Last week I gave our Rugby World Cup guests a heads-up regarding New Zealand driving habits and what to expect - not from everyone - when venturing out on our roads.
In a correct, fair and balanced manner this week I'm now giving a few suggestions on how the foreign drivers should behave both on our roads and when parked up overnight.
First up, and this may sound a bit strange, but we are one of few countries in the world, most of which were once part of the British Empire, that drive on the left hand side of the road. Don't laugh, I have already seen a road maggot (local lingo for a campervan) pull out of a petrol station and head off on the wrong side of the road.
You'll hear the phrase "freedom camper" quite a lot in New Zealand but don't be fooled into thinking it's a term of endearment.
In fact, only last year the president of the New Zealand Motor Caravan Association was quoted in the Southland Times as saying, "Messy freedom campers who trundle around the country in sleeper vans without toilets or self-contained utilities should be 'shot'." You've been warned.
You see, the term "freedom" doesn't mean you can defecate or relieve yourselves in any way, shape or form freely on the roadside, in picnic areas or scenic parks. Nor does it mean you're freely allowed to leave your rubbish anywhere you like. We have to live with your rubbish when you leave.
A driving tip - plan your trip before getting into your whopping great mobile home, or even a minivan. It's a bit disconcerting seeing you folk whizzing along the motorway with a map open on the steering wheel and the driver glancing down every five seconds.
If you do have a co-driver who's doing the map reading, try not to fight while driving and definitely don't reach over and grab the map from the passenger. Navigating is a hard job on the move and more so if you barrel on past your turn off.
If you do miss your turning, more importantly when on the motorways, please do not try reversing back up the on, or exit, ramp. New Zealand's a small place; there'll be another turning just down the road.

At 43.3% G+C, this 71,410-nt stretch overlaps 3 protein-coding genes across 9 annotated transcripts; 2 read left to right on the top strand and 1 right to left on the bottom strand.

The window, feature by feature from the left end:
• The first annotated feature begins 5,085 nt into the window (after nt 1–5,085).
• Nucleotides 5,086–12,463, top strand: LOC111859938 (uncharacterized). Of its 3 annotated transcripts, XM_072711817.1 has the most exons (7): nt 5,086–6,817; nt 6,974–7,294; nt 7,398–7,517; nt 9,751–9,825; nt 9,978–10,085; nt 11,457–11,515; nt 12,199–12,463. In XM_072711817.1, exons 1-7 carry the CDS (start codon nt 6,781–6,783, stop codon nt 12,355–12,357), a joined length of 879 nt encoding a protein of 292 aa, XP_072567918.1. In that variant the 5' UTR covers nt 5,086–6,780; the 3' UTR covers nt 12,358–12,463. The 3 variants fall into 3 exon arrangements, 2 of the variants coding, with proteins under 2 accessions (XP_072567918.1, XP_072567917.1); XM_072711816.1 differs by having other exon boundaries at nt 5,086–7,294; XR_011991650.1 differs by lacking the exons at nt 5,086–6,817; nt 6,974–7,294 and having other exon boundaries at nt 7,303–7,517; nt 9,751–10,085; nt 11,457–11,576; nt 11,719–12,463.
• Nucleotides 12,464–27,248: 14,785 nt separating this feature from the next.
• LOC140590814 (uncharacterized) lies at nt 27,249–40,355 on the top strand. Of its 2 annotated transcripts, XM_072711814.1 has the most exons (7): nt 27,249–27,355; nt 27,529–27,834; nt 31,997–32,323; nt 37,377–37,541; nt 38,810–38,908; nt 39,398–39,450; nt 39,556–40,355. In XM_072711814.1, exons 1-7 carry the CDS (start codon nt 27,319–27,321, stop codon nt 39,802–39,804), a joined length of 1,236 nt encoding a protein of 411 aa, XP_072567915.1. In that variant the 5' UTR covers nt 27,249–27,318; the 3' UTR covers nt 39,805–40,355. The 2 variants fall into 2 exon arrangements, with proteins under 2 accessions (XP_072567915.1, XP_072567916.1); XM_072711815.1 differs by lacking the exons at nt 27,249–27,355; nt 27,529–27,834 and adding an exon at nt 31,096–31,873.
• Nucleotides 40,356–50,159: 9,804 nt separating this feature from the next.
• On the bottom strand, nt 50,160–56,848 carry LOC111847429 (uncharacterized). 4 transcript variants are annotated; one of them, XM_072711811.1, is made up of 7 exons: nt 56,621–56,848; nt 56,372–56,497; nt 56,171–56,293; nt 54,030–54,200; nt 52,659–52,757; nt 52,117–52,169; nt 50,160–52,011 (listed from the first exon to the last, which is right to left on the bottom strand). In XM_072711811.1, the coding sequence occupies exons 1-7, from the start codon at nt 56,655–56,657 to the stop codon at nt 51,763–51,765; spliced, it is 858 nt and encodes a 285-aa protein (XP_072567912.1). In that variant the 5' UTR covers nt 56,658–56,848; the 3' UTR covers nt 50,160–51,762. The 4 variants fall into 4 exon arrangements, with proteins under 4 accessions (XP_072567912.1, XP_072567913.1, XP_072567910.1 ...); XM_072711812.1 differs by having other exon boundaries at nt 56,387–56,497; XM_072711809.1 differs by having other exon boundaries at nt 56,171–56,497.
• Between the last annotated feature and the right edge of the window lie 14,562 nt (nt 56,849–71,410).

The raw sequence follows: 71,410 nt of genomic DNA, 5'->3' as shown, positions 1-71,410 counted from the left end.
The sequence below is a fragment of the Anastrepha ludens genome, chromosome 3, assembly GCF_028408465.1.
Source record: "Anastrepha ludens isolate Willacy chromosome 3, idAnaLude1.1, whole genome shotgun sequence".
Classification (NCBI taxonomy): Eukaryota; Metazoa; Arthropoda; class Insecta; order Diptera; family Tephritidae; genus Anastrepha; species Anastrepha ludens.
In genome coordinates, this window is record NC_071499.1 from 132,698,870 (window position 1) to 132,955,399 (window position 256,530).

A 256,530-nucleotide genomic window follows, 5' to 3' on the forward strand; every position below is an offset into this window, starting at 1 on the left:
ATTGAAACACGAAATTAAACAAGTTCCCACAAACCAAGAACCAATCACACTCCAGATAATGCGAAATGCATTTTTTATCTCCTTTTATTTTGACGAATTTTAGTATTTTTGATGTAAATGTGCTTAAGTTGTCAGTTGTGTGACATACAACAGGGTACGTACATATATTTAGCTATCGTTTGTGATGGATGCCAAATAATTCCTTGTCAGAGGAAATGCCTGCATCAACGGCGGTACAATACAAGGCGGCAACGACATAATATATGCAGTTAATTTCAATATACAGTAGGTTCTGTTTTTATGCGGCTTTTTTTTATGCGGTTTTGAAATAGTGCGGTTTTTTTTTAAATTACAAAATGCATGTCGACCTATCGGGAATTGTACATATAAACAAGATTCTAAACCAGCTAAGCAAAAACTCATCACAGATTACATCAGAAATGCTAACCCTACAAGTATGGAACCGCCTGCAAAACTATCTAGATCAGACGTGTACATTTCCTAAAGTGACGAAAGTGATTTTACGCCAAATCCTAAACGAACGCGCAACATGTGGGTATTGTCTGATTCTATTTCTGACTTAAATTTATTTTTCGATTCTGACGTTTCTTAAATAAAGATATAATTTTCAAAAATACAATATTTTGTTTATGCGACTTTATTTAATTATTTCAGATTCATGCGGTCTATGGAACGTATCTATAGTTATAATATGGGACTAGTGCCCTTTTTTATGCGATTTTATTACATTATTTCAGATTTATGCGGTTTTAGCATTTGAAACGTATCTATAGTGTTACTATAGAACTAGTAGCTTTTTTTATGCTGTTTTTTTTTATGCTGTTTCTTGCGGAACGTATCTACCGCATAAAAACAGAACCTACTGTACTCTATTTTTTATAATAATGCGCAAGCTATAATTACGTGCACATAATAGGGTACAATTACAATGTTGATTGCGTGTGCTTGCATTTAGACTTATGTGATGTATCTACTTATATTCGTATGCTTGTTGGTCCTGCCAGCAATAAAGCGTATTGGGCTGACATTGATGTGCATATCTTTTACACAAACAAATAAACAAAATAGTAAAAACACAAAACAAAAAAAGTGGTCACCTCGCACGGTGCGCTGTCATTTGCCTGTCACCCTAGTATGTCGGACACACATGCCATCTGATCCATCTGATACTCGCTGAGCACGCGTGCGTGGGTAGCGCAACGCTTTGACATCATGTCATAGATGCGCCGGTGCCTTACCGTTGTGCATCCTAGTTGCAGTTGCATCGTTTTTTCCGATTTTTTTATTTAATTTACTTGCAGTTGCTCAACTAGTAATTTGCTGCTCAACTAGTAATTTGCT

The rear vision and side mirrors are fitted to vans and cars for a reason. They allow drivers to periodically check behind them to see what the situation is. If you see a queue of cars rapidly forming behind you as you negotiate a mountain road, or even on the straights, pull over and let the traffic pass.
You may have a couple of days, or even a week, to get to the next game of rugby so spare a thought for the rest of us who have to go about our daily grind and do not have the luxury of time to get somewhere.
If you want to continue with the "freedom camping" ideal, try to get onside with the locals. I know the idea of not paying to stay somewhere overnight is to save money but you should at least spend a little money in the community where you've plonked your mobile bed.
Splash a little cash around on supplies, fuel and restaurants in local establishments. It is important to not upset the local people, police and authorities. If you do upset people you, and everyone else in the vicinity, will almost certainly be moved on. Locals don't take too kindly to having their peace and quiet disrupted by a bunch of larrikin Johnny Foreigners (term of endearment).
Petrol stations are numerous but when using some of our back roads, especially some of the gravel roads on the way to remote scenic spots, fill up because there are places where you won't see a fuel pump for over 100km.
Here's short list of common sense things to think about.
* Don't leave your rubbish behind.
* If in doubt, get permission to park.
* Don't make a lot of noise and do not start up a generator, it'll be heard for kilometres.
* Only run your engine during the day to charge the battery.
* Don't hog the whole parking area.
* Don't park across farm gates - we still actually farm here in New Zealand.
* Empty wastewater at appropriate places.
* Don't overstay your welcome.
* Be careful with jacks and stays on tarmac.